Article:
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Sweet Potatoes Killed Wisconsin Cows, Not Pneumonia

So it turns out it wasn't pneumonia that killed those cows in Wisconsin -- it was sweet potatoes.

In the latest chapter of a series of mysterious mass animal deaths, 200 cows died in Portage County on January 14. Early indications were that they somehow contracted pneumonia. But now new test results say they died from eating toxic sweet potatoes.

The Wisconsin Veterinary Diagnostic Lab in Madison conducted tests on feed samples and found that the sweet potatoes contained ipomeanol, a mycotoxin found in moldy sweet potatoes.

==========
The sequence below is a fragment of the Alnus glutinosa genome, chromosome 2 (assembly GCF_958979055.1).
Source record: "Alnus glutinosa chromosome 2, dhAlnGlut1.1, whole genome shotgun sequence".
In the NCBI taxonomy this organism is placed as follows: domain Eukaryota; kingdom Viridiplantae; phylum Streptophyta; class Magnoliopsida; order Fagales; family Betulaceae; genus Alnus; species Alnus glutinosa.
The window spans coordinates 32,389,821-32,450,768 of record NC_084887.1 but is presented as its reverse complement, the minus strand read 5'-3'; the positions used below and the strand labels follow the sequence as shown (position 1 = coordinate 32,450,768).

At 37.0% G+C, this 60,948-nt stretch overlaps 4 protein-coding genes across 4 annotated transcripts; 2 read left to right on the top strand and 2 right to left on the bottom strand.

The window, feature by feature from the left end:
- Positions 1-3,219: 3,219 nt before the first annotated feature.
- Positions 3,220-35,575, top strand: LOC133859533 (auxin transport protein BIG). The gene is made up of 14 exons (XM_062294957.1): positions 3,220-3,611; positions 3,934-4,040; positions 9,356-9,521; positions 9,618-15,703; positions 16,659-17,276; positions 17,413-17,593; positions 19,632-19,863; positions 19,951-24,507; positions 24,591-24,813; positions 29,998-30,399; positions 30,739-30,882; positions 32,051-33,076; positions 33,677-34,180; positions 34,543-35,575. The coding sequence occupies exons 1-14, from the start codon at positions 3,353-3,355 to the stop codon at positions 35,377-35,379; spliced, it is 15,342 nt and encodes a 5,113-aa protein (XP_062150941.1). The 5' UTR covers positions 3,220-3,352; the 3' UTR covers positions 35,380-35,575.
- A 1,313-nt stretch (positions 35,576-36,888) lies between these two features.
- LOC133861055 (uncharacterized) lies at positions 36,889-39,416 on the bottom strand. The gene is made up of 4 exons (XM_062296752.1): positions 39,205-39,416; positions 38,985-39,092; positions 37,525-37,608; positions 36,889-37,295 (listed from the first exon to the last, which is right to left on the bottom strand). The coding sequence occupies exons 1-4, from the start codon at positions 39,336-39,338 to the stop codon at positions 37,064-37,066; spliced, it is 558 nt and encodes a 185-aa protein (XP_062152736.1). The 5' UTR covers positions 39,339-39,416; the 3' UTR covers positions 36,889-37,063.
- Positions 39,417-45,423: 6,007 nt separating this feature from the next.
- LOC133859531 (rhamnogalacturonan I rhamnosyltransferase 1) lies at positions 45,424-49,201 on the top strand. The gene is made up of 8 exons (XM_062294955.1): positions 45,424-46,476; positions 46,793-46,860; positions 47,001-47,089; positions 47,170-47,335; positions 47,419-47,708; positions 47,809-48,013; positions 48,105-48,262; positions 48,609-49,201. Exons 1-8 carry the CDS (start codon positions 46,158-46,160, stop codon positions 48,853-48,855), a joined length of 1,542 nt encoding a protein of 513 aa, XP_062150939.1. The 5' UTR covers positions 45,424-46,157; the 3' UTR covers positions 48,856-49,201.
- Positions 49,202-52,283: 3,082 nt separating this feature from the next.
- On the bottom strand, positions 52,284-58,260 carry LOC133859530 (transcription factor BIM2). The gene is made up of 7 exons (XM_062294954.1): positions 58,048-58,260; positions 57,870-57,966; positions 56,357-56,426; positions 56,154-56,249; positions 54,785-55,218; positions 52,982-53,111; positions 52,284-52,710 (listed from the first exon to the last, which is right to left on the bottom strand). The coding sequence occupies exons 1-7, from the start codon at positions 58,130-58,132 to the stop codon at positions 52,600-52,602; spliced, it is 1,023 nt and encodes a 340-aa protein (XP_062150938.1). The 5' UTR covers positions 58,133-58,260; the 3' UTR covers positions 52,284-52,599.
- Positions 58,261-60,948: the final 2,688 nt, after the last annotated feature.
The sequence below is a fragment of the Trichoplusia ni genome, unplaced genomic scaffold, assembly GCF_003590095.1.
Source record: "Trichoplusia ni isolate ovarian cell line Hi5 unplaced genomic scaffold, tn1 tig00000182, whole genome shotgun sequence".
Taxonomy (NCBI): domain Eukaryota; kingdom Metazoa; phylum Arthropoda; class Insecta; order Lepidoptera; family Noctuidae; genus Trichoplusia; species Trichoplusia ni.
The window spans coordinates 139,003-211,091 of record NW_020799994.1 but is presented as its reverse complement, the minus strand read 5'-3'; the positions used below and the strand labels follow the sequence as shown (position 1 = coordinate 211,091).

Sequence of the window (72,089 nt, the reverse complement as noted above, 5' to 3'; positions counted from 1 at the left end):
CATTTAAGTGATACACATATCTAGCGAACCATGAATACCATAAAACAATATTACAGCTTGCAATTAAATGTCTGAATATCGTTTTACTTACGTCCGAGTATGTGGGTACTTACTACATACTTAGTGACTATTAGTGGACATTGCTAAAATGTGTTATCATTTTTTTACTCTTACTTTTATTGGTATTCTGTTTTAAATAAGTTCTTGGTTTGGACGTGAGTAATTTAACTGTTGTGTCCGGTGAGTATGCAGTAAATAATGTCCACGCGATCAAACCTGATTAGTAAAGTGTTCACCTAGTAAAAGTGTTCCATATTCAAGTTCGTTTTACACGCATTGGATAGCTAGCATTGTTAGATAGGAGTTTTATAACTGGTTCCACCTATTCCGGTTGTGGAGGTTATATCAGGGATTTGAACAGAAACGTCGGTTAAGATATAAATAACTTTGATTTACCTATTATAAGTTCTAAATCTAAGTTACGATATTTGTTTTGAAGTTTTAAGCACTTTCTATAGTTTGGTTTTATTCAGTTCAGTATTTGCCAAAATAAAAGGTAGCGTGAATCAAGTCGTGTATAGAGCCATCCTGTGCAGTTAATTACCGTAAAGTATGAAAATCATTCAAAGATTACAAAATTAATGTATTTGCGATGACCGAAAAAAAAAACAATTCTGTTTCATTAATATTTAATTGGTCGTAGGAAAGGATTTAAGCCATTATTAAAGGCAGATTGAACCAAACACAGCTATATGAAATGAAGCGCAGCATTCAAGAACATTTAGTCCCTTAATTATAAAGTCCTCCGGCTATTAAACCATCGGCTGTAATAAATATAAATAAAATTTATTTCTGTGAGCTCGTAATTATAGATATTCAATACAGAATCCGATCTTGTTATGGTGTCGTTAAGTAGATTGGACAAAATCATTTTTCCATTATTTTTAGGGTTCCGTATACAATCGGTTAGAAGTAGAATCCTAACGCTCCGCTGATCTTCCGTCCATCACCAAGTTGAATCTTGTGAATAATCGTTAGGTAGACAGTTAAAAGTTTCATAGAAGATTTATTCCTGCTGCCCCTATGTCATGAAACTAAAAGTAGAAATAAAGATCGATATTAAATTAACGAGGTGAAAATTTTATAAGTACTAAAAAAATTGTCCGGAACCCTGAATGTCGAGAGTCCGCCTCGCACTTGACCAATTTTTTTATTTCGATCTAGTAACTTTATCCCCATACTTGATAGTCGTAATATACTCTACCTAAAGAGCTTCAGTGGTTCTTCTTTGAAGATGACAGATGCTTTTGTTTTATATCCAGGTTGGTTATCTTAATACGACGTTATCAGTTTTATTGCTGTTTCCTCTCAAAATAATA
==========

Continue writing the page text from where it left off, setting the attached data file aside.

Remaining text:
Peter Vanderloo, associate director of the lab, said in a news release. "Based on history, clinical signs, changes in tissue and test results from our lab and a referral laboratory, it is likely that a mycotoxin from moldy sweet potato was a major factor in the disease and deaths of these steers."

The cows were actually eating sweet potato waste, which is not for human consumption. It is common practice in agriculture to feed animals food that cannot be used for humans. Vanderloo said the sweet potatoes were never in the human food supply chain and there was no risk to human health.

The testing ruled out pneumonia. "Laboratory tests found no evidence of any of the major viral pathogens that could cause a respiratory disease such as pneumonia," Vanderloo said. "None of the major respiratory pathogens of cattle were identified in the samples provided to the lab."


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